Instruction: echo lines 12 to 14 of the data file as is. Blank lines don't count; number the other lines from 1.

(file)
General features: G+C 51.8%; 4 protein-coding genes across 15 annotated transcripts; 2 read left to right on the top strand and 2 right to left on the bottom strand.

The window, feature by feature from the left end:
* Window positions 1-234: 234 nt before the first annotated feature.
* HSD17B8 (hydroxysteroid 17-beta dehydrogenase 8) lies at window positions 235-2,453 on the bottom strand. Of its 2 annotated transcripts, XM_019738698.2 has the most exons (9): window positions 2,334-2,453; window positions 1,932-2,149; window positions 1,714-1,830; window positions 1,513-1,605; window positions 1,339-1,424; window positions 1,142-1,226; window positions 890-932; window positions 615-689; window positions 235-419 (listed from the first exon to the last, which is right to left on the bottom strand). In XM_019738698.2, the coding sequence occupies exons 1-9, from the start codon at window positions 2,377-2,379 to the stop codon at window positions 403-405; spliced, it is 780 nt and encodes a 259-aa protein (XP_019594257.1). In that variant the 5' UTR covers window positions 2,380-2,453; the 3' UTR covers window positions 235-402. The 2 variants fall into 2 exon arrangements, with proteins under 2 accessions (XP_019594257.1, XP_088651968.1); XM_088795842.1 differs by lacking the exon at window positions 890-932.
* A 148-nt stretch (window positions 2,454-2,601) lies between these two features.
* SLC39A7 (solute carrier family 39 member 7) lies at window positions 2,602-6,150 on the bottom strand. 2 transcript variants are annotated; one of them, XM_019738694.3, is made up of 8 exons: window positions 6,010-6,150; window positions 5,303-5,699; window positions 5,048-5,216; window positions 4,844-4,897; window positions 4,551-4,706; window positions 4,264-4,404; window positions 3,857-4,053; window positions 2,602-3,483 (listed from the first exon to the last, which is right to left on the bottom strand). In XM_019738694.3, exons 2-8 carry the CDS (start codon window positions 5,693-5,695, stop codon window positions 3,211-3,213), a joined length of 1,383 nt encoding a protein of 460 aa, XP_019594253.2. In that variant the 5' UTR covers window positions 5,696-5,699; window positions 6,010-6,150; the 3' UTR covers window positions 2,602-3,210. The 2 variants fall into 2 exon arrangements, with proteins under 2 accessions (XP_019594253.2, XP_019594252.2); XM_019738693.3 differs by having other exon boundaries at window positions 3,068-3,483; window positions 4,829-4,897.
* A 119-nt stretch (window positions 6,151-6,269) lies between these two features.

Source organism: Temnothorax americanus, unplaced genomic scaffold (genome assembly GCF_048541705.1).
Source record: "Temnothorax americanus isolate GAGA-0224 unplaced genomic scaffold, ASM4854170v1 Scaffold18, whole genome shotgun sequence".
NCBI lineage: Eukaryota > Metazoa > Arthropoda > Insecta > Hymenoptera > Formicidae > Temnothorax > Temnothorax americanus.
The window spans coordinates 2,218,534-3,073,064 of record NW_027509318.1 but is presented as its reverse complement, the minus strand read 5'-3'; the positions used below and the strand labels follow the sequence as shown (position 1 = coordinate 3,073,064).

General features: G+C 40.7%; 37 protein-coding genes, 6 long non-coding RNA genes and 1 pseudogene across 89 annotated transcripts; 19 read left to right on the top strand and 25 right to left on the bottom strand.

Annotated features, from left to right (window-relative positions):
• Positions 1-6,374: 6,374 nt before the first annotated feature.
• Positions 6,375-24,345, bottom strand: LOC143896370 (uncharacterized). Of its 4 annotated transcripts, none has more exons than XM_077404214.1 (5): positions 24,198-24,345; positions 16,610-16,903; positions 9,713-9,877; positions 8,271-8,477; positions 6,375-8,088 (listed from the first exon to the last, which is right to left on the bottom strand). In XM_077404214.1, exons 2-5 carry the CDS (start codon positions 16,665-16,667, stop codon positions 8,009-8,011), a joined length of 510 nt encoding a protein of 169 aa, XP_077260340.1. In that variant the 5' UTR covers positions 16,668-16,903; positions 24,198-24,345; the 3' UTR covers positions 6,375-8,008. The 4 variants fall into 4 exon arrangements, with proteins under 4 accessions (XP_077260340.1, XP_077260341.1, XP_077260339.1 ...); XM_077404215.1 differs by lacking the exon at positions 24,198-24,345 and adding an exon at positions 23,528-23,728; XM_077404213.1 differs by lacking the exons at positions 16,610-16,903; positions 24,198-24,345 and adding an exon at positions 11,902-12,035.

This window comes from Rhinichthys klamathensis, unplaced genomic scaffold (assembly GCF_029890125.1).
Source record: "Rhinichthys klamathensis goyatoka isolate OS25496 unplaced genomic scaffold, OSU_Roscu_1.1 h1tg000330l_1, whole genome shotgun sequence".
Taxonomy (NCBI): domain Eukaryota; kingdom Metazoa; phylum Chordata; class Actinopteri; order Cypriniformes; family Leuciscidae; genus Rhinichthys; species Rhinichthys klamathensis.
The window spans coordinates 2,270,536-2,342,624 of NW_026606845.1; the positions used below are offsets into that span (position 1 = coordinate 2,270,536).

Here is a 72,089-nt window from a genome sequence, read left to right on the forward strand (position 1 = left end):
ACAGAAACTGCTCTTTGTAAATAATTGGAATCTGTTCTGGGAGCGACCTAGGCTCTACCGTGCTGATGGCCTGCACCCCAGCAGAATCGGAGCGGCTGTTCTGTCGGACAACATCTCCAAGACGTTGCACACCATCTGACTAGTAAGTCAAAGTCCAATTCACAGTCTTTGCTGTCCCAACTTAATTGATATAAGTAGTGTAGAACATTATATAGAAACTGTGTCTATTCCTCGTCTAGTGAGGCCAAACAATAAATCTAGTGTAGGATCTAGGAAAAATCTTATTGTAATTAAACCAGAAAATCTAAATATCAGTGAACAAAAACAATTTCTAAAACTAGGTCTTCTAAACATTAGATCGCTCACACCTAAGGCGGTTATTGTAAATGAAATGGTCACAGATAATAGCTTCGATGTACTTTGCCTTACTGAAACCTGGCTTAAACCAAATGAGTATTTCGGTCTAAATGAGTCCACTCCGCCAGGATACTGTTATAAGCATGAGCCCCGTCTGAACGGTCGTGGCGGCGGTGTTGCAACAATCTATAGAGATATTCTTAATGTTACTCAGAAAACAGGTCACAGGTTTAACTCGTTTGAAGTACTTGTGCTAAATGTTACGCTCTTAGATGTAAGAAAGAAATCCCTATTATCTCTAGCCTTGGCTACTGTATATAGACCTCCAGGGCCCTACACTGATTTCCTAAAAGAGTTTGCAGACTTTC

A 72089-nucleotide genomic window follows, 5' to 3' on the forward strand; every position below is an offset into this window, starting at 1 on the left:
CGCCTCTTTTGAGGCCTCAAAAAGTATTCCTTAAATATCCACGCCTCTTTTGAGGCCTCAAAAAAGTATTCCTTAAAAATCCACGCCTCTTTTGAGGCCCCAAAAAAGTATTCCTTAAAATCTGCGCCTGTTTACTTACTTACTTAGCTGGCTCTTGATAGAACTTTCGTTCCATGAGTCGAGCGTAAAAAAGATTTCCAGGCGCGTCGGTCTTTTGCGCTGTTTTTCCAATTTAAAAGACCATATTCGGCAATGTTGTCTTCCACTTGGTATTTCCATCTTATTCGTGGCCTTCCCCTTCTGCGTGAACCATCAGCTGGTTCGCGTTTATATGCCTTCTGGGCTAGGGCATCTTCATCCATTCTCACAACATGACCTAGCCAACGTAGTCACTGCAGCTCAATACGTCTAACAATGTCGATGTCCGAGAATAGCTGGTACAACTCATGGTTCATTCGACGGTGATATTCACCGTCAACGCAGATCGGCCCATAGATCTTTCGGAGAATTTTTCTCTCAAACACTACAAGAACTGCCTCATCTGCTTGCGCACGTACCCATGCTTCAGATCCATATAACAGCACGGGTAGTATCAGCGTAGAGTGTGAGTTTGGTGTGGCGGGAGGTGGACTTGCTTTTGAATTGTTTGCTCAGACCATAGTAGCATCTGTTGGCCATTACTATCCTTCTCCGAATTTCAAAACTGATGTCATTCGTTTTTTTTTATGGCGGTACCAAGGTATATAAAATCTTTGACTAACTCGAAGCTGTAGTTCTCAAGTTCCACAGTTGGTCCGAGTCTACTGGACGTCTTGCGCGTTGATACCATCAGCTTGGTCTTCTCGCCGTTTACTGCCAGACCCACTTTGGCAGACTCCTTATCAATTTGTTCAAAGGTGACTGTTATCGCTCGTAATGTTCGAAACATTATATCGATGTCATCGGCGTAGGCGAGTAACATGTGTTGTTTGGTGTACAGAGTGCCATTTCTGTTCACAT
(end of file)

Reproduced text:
General features: G+C 40.7%; 37 protein-coding genes, 6 long non-coding RNA genes and 1 pseudogene across 89 annotated transcripts; 19 read left to right on the top strand and 25 right to left on the bottom strand.

Annotated features, from left to right (window-relative positions):
• Positions 1-6,374: 6,374 nt before the first annotated feature.